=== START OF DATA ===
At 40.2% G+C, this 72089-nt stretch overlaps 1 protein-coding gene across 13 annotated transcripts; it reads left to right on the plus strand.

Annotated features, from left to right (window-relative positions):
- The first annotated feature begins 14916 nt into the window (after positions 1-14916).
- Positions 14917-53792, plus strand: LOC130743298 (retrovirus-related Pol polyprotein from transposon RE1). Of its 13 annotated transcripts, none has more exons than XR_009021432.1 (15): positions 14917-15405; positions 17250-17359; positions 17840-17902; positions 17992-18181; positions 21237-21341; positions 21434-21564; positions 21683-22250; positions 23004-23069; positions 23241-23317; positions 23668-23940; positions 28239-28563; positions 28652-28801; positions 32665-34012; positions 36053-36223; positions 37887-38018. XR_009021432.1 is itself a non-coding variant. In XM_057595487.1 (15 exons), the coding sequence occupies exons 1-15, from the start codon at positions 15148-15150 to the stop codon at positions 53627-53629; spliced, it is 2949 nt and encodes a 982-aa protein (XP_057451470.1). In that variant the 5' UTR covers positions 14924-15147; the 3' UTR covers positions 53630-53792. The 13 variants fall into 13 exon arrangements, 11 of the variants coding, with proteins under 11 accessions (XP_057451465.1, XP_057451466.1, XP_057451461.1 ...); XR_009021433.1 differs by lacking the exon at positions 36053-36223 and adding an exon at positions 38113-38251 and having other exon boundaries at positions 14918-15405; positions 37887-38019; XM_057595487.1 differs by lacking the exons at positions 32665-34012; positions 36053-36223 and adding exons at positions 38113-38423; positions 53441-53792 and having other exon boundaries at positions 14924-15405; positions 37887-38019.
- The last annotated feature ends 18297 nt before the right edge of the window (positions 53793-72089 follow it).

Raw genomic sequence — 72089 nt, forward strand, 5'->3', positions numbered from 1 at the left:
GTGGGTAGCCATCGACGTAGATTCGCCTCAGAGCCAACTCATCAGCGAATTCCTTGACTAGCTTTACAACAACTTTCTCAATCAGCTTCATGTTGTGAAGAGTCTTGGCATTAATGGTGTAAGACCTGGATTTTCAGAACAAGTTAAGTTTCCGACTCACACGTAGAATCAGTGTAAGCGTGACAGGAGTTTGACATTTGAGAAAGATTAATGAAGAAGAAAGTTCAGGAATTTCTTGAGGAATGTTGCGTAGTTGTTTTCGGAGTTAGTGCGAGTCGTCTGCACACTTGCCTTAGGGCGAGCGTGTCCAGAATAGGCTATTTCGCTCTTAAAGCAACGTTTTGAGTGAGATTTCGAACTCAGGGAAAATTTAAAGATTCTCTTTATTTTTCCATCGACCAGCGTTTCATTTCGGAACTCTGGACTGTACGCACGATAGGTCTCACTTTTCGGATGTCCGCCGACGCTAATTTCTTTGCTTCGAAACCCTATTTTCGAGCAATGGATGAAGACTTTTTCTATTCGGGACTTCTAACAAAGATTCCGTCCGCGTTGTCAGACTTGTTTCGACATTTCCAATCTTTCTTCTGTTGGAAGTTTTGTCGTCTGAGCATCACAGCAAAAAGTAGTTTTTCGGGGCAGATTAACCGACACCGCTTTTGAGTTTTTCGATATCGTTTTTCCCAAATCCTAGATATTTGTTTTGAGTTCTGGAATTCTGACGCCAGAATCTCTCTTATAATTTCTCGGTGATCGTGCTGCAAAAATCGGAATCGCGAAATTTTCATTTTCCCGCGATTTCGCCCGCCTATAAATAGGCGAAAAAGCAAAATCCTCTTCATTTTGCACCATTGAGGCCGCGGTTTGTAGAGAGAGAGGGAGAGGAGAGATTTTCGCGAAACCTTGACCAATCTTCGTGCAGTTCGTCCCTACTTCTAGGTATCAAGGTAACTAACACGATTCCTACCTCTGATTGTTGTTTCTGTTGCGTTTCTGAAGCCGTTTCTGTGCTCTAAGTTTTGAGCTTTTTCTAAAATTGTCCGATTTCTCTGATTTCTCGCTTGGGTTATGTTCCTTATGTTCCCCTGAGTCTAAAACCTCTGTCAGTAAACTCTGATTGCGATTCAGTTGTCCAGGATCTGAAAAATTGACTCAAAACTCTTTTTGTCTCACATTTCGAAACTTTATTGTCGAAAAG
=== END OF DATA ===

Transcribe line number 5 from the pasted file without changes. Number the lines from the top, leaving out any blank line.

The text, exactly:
- The last annotated feature ends 18297 nt before the right edge of the window (positions 53793-72089 follow it).